The Energy Crisis in Germany and the Design of a Resilient Energy System

by Tom Krebs




3. JULY 2023

This study analyzes the economic effects of the (fossil) energy crisis in 2022/23 in Germany and discusses some implications for the design of a resilient (renewable) energy system. The study shows that the energy crisis led to a short-run output loss comparable to the output losses associated with the Covid-19 crisis in 2020 and the financial crisis in 2008/2009. In addition, real wage losses during the energy crisis far exceed the corresponding losses during the Covid-19 crisis and the financial crisis. Finally, the economic costs of the energy crisis would have been much larger in a worst-case scenario that was avoided through a combination of government decisions and luck. Thus, large shocks to the supply of energy have high economic costs, and the design of a future energy system that is resilient to such shocks should have the highest priority. The study discusses two requirements for a resilient energy system based on renewable energy and two policy instruments that can help meet these requirements. First, there is the need to deal with the risk that the production of renewable energy from wind and solar power is extraordinarily low for several weeks or months due to adverse weather conditions. For Germany, this requires the build-up of sufficient reserve capacity using (hydrogen-ready) gas-based power plants. Second, there is the need to provide sufficient capacity to generate electricity “in normal times” using variable renewable energy sources. Public insurance against long-run price risk for the producers of renewable energy can spur the necessary investment in wind and solar power. To ensure efficient use of public finances, these insurance contracts should be fair in the sense that from an ex-ante perspective the government neither gains nor loses money.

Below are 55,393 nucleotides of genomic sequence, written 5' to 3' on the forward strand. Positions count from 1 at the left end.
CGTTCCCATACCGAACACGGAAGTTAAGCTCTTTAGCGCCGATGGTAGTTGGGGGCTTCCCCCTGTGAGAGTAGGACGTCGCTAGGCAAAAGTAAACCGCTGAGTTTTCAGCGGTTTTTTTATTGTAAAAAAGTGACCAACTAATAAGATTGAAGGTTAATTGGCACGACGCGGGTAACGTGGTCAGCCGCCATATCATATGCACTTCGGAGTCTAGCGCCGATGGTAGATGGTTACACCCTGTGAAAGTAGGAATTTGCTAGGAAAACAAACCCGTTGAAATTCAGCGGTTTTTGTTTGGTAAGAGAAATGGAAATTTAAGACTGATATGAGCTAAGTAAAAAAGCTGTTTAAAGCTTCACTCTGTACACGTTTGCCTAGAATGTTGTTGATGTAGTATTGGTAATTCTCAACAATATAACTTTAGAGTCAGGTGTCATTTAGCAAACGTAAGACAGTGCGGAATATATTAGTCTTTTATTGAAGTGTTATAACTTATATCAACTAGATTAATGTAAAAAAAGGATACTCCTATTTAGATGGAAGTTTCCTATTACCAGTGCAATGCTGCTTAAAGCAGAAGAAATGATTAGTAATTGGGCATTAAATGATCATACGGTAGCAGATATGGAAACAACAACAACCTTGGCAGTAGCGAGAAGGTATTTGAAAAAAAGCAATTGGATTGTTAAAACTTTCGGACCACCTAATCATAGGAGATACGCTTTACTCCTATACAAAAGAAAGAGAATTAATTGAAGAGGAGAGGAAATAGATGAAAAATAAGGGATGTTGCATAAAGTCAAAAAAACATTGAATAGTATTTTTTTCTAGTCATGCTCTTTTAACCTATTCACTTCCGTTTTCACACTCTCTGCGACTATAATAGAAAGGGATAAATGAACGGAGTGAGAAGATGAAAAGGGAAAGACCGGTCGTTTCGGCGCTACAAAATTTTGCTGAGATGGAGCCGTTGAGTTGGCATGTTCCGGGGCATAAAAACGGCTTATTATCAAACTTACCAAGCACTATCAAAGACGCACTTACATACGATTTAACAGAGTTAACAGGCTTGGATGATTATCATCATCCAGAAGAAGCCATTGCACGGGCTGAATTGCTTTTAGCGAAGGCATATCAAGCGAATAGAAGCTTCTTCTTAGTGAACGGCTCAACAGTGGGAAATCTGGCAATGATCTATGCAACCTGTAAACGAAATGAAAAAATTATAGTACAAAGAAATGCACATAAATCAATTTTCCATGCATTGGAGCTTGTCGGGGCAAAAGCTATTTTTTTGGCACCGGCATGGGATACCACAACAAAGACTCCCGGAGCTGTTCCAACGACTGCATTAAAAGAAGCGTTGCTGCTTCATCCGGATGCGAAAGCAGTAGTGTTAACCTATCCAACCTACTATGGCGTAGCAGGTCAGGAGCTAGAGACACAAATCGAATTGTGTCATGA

During the high point of market orthodoxy, economists argued that the most 'efficient' way to combat climate change was to simply let markets determine the price of carbon emissions. Today, there is a growing consensus that prices need to be regulated and that a carbon price on its own might not be enough.